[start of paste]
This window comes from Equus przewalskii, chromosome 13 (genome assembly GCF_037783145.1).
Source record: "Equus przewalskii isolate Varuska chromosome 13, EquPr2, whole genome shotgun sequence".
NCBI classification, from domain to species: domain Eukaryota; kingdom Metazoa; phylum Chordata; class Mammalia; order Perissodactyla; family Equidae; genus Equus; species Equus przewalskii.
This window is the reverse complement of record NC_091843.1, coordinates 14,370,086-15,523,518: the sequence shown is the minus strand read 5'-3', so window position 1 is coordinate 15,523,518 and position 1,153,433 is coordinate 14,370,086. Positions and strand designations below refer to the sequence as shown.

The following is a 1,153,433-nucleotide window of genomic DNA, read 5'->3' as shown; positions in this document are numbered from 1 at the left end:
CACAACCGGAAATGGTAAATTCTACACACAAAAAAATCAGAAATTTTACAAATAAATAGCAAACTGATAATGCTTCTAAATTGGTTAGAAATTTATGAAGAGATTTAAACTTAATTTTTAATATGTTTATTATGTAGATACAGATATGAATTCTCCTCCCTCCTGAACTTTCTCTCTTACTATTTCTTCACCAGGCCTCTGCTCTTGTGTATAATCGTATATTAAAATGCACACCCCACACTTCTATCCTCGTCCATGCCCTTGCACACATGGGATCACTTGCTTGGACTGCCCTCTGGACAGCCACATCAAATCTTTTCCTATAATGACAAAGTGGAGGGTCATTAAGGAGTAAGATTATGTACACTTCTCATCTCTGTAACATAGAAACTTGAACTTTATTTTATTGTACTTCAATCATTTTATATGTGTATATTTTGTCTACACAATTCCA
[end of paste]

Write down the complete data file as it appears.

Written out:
This window comes from Equus przewalskii, chromosome 13 (genome assembly GCF_037783145.1).
Source record: "Equus przewalskii isolate Varuska chromosome 13, EquPr2, whole genome shotgun sequence".
NCBI classification, from domain to species: domain Eukaryota; kingdom Metazoa; phylum Chordata; class Mammalia; order Perissodactyla; family Equidae; genus Equus; species Equus przewalskii.
This window is the reverse complement of record NC_091843.1, coordinates 14,370,086-15,523,518: the sequence shown is the minus strand read 5'-3', so window position 1 is coordinate 15,523,518 and position 1,153,433 is coordinate 14,370,086. Positions and strand designations below refer to the sequence as shown.

The following is a 1,153,433-nucleotide window of genomic DNA, read 5'->3' as shown; positions in this document are numbered from 1 at the left end:
CACAACCGGAAATGGTAAATTCTACACACAAAAAAATCAGAAATTTTACAAATAAATAGCAAACTGATAATGCTTCTAAATTGGTTAGAAATTTATGAAGAGATTTAAACTTAATTTTTAATATGTTTATTATGTAGATACAGATATGAATTCTCCTCCCTCCTGAACTTTCTCTCTTACTATTTCTTCACCAGGCCTCTGCTCTTGTGTATAATCGTATATTAAAATGCACACCCCACACTTCTATCCTCGTCCATGCCCTTGCACACATGGGATCACTTGCTTGGACTGCCCTCTGGACAGCCACATCAAATCTTTTCCTATAATGACAAAGTGGAGGGTCATTAAGGAGTAAGATTATGTACACTTCTCATCTCTGTAACATAGAAACTTGAACTTTATTTTATTGTACTTCAATCATTTTATATGTGTATATTTTGTCTACACAATTCCA